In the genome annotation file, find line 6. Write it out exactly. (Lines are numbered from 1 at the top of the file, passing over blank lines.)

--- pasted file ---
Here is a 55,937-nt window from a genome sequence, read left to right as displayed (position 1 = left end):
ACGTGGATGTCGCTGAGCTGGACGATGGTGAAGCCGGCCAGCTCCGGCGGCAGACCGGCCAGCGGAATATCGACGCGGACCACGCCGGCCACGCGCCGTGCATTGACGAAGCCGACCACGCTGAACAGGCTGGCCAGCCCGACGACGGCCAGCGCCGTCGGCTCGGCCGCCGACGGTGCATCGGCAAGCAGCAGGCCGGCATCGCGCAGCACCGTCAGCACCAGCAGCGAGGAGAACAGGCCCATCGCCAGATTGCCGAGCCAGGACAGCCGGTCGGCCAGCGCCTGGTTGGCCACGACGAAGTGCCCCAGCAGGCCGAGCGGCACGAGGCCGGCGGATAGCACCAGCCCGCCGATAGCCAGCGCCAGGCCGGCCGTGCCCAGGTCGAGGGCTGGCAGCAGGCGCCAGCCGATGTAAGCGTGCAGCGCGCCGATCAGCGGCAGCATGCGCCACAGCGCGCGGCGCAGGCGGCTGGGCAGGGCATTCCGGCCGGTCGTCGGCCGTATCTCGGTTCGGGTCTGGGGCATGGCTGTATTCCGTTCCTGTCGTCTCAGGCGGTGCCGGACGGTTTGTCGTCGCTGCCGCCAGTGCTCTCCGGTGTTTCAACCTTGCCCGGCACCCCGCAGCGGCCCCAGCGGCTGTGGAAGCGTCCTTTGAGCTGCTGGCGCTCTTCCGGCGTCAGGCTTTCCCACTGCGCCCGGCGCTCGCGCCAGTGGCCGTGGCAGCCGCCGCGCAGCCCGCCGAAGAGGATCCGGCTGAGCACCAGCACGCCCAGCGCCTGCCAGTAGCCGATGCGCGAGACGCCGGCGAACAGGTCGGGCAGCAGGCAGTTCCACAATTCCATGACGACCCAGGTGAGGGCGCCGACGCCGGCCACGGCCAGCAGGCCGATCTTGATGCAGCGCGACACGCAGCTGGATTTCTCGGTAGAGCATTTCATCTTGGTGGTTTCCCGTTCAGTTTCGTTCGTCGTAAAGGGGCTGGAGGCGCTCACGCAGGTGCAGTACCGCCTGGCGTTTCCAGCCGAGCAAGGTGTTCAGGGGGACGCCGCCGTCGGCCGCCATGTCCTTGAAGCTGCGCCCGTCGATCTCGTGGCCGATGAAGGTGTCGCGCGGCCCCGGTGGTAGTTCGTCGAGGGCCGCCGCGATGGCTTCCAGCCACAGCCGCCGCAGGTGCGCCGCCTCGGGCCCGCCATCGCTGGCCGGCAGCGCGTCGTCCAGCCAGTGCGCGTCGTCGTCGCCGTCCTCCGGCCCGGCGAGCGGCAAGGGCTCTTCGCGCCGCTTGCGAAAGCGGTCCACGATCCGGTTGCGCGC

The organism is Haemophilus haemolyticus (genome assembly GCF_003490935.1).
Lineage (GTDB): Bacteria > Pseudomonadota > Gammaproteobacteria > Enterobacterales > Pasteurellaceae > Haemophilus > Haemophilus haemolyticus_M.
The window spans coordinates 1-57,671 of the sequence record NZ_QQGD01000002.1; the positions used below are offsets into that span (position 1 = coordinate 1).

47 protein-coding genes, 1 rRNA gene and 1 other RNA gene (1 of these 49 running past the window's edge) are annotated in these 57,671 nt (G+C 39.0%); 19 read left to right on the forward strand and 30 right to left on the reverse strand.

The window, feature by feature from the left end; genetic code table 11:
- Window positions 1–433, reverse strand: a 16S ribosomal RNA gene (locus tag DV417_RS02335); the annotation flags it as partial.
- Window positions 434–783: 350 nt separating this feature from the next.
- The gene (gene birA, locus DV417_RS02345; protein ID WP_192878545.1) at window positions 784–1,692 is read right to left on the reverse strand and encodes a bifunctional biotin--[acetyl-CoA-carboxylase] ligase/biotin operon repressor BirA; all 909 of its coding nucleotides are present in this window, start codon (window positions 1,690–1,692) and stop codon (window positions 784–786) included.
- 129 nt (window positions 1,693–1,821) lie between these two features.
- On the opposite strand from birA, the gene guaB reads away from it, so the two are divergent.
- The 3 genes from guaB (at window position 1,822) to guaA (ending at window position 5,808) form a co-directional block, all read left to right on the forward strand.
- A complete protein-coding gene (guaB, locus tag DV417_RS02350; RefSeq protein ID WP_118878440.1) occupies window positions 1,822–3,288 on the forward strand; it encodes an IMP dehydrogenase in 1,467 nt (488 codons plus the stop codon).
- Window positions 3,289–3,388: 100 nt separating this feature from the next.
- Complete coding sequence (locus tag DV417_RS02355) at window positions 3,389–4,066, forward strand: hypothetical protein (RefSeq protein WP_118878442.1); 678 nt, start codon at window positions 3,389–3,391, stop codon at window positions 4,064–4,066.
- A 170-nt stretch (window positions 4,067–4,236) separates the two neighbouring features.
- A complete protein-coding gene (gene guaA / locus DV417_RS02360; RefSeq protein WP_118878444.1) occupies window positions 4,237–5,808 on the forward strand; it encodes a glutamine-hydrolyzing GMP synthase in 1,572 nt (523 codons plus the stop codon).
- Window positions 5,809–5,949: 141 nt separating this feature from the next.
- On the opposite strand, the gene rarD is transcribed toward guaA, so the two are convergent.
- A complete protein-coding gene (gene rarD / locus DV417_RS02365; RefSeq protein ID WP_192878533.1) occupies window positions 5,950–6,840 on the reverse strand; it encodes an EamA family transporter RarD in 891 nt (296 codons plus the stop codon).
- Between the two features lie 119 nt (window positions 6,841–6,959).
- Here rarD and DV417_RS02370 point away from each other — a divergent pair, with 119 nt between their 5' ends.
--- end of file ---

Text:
47 protein-coding genes, 1 rRNA gene and 1 other RNA gene (1 of these 49 running past the window's edge) are annotated in these 57,671 nt (G+C 39.0%); 19 read left to right on the forward strand and 30 right to left on the reverse strand.